Aiming to tackle one of boating’s trickiest manoeuvres – docking – Volvo Penta has unveiled an advanced self-docking solution, launching in 2020. Watch the video demonstration here

Volvo Penta have unveiled their brand new self docking system in Gothenburg, Sweden.

In a live demonstration, a 68 ft yacht fitted with the technology, manoeuvred itself into a very tight space between two of the Volvo Ocean Race 65 racing yachts.

The unveiling of the pioneering self-docking yacht technology is the latest in what Volvo Penta calls their ‘Easy Boating’ philosophy – aimed at making boating simple and accessible to more people, including those who might not have finessed certain skills.

Key to this new self-docking system is the joystick-controlled Volvo Penta Inboard Performance System (IPS), described as ‘a complete and integrated propulsion system – from the helm station, via the engine, all the way to the propellers.’

The self docking system has been created to tackle narrow berths, changing wind and sea conditions and congested marinas. This will be possible thanks to the responsiveness of the Volvo Penta IPS system, coupled with sensors and advanced navigation processing power. The system doesn’t just work by docking easily and safely, but also by securely launching the yacht from the dock in an automated fashion.

Prototypes of Volvo Penta’s self-docking technology are currently undergoing development trials. The automated docking capability comes due to the onboard electronic vessel control system (EVC), which computes steering and drive calculations in relation to the boat’s actual position and four sensors sited on the intended berth.

Bjorn Ingemanson, President of Volvo Penta comments: “Docking is one of the most challenging boat handling manoeuvres – getting it wrong can be embarrassing, expensive and precarious. Our IPS system has already taken great strides in making docking easier, and this new self-docking feature takes that process one important stage further. Its sensors and onboard computers react in milliseconds to changing wind and sea conditions, constantly making micro adjustments in power and steering angle of the IPS drive to keep the boat on its intended course into a safe berth. If necessary, the docking process can be paused, and the system will hold the boat stationary in the water. Even in changing sea conditions it can make the sea appear to stand still.”


How it works

Automating the docking process involves three distinct phases. Firstly, as the boat nears its berth, the system recognises that it has entered a ‘catch zone’ and sends out a signal to the captain that it is ready to dock. Once the captain has activated the self-docking function, the boat is then (aided by GPS), automatically moved into a ‘docking ready’ position. Once the captain has initiated the final stage, the system uses a combination of GPS and sensors, both those fitted onboard and additional sensors fitted to the destination dock to automatically move the boat into a safe berth.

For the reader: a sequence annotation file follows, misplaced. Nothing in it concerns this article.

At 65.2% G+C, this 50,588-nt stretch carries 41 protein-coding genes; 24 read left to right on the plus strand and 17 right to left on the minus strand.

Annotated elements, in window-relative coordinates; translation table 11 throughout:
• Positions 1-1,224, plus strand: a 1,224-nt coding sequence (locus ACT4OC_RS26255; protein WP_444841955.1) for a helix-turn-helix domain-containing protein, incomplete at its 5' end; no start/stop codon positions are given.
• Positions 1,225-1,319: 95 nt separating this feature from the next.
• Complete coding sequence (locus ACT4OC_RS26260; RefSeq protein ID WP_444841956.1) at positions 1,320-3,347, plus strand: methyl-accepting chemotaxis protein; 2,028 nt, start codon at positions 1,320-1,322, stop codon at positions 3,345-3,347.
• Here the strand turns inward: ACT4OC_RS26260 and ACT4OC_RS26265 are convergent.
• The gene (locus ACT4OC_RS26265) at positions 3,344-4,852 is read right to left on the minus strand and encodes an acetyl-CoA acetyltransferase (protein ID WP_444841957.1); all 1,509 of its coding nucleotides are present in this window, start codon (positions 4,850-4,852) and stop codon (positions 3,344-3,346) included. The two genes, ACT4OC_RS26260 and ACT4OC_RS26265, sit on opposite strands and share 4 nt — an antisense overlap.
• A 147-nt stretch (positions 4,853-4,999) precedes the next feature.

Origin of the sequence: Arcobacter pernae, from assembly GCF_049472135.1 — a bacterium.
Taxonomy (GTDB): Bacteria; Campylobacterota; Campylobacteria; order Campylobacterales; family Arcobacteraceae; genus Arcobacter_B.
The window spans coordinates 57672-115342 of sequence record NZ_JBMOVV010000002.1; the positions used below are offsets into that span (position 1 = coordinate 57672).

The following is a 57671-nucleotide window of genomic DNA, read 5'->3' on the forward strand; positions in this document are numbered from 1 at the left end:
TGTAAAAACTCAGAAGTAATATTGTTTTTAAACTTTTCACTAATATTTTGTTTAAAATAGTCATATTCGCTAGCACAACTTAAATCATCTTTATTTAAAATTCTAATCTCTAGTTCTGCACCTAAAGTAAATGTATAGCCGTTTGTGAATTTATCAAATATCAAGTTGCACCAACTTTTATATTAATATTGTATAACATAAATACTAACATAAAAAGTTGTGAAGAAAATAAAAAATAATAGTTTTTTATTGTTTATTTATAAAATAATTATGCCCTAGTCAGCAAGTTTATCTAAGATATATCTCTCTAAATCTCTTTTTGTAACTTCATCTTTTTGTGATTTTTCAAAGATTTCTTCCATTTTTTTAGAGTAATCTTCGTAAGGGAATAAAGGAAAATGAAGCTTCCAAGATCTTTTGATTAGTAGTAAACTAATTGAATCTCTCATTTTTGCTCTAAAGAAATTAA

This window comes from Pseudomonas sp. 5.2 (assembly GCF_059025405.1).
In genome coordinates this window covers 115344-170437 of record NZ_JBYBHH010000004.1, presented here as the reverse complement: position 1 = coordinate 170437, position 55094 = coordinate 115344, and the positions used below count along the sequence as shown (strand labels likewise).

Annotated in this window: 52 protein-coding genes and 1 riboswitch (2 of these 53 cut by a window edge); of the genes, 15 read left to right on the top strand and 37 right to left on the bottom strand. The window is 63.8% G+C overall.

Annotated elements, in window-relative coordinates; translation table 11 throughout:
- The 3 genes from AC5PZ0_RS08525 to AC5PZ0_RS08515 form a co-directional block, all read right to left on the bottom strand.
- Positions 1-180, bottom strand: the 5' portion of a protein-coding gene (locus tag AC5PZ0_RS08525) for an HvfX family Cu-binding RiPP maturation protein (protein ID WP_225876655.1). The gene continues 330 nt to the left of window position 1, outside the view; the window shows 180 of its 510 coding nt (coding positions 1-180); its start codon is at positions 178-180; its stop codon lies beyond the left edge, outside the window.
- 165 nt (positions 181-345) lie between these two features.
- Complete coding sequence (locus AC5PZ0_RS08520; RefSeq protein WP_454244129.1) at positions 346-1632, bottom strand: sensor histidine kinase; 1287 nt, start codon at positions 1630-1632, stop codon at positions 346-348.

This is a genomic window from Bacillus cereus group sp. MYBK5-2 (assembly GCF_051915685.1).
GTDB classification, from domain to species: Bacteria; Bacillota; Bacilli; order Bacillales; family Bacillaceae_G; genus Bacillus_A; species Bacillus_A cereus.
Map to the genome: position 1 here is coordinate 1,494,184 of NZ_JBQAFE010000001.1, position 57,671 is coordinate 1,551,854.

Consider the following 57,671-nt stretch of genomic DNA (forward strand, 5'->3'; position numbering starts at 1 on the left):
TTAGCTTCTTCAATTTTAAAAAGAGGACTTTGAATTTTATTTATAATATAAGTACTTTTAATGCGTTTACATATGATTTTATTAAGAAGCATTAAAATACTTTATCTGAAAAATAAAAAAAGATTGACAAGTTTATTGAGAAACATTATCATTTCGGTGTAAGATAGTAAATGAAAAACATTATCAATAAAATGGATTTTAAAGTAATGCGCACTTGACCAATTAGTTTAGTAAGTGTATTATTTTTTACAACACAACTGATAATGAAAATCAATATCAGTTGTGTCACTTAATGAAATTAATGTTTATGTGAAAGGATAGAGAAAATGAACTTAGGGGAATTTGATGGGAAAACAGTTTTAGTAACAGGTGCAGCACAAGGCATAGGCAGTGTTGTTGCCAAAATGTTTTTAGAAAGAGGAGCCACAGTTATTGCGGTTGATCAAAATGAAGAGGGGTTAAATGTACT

Sensors on the berth help guide the yacht safely into its docking position.

“We have long had the ambition to make docking as easy as possible,” comments Johan Inden, Chief Technology Officer at Volvo Penta. “The first step towards this was in 2006, with the launch of our joystick docking technology. This was followed by the introduction of the Dynamic Positioning System, which automatically maintains a boat’s heading and position, even during strong currents or windy conditions – ideal when preparing for docking. Now, we are taking the next important step by enabling the boat to dock itself. With our easy docking concept, we aim to attract more people to enjoy the boating experience.”

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Another feature of the forthcoming system is that it will be available not only for the latest IPS equipped boats, but a retrofit version of the function is also planned.

The initial focus for Volvo Penta’s self-docking system will be on individuals who can install the system on their own private docks. Longer term, Volvo Penta hopes that the self-docking system will be attractive to marinas and harbours, allowing IPS-equipped boats fitted with the system to dock in complete safety and accuracy.

An additional future scenario for the self-docking system is that it could be integrated with Volvo Penta’s Easy Connect application (app). The app could allow users to check if the nearest marina is equipped with the appropriate self-docking technology – or even perhaps use it to secure a parking space.

Volvo Penta’s docking system however is not designed to be fully autonomous. While the system will also feature surround sensors that provide anti-collision alert and avoidance, the company stresses that the captain needs to remain at the helm during the docking process, ready to intervene if necessary.